When Michael Pachter peeked into his crystal ball, he saw that the future of the industry lies in cross-platform multiplayer. And for console players who pay for multiplayer services ($60 a year on Xbox One, and $50 a year for PlayStation 4), it’ll get much cheaper, too.

The veteran research analyst and managing director of Wedbush Securities made his prediction during his address today at the GamesBeat 2016 conference in Ranchos Palos Verdes, California.

“I think multiplayer will probably drop to two or three bucks a month,” said Pachter. “Instead of 50 or 60 million people playing console multiplayer, you’ll probably have 200 to 300 million people — so lots and lots of money. And that’s going to drive appetite for much deeper game penetration.”

He used the evolution of cellphone plans as an example. In 1991, Pachter paid $150 a month for 30 minutes of talk time. These days, he pays $118 for four phones with unlimited talk, text, and 40GB of data. That works because the phone companies have 2 billion paying customers now. Pachter thinks we’ll see similar growth with multiplayer games.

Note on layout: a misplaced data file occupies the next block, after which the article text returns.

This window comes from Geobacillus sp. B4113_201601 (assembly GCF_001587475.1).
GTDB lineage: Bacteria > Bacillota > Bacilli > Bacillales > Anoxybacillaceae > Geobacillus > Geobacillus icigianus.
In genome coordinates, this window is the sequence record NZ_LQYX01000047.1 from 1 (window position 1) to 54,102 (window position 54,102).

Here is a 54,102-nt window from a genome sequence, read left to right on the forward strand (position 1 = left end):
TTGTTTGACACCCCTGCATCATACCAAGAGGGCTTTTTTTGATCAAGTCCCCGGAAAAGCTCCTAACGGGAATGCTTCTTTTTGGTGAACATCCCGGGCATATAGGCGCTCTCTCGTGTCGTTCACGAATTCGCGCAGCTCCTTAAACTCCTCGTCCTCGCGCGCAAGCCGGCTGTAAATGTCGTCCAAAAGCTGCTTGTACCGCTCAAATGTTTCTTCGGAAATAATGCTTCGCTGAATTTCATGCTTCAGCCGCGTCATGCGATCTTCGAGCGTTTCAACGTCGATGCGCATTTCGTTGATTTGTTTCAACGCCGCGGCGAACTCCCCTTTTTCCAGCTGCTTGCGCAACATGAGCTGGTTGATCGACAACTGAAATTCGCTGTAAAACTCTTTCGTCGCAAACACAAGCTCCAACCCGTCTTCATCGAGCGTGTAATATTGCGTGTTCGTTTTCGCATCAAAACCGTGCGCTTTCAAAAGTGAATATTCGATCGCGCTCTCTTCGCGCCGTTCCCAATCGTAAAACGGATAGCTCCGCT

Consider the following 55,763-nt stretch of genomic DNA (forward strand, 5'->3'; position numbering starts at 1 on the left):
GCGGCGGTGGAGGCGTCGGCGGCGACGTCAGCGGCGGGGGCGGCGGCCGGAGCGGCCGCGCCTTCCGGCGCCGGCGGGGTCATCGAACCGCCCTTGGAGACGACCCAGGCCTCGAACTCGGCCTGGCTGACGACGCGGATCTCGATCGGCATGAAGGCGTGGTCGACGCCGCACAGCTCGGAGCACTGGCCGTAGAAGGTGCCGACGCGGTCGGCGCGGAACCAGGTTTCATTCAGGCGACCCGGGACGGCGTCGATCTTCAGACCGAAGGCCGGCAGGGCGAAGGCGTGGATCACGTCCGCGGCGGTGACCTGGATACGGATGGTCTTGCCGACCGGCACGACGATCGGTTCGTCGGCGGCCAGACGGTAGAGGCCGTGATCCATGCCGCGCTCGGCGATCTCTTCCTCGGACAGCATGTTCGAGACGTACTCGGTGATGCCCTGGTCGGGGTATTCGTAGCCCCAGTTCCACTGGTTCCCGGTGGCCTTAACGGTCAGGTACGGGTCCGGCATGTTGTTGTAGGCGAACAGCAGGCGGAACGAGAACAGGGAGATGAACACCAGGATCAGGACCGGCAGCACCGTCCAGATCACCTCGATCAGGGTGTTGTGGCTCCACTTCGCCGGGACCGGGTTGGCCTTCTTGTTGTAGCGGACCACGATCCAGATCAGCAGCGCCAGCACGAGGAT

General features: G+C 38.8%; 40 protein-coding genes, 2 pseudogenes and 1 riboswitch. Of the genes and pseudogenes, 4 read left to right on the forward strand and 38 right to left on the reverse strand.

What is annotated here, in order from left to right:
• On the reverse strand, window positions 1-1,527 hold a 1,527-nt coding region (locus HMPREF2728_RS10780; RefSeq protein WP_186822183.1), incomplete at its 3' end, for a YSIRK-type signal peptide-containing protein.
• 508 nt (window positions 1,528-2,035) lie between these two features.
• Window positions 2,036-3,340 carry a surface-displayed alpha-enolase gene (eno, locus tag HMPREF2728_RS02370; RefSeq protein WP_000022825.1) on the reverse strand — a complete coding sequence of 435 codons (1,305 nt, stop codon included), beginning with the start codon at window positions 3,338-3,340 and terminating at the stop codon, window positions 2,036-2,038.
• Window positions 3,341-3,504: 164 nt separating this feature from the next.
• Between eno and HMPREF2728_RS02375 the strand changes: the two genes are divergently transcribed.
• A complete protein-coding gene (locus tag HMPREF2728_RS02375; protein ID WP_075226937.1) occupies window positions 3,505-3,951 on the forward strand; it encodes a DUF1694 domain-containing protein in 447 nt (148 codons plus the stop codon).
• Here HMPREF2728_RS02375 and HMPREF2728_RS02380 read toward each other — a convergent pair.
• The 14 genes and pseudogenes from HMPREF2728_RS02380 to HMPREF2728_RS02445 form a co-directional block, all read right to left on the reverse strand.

As phones become cheaper and more powerful — with better graphics and processors — that’ll open up console-like multiplayer games to a much larger audience. He believes that eventually, someone will solve the tricky problem of cross-platform multiplayer (like online battles between PC and console owners), too.

“My vision of the future is [developers are] gonna be able to reach anybody that has a CPU and GPU — whether it’s a laptop, tablet, PC, or phone,” said Pachter. “As long as they have a monitor, and they’re willing to spend 20, 30, 40 bucks on an after-market controller, you’re gonna be able to reach them with games.”

Of course, this might not happen. Pachter prefaced his panel by saying how he’s “always wrong.” In the 15 years he’s been studying the industry, he can only count one time he correctly estimated the sales of a game: Activision’s Spider-Man in 2002 with 1.75 million copies. He was spot on. But he also thought the seminal open-world game Grand Theft Auto III would only sell 325,000 copies.

He was off by about 30 million.

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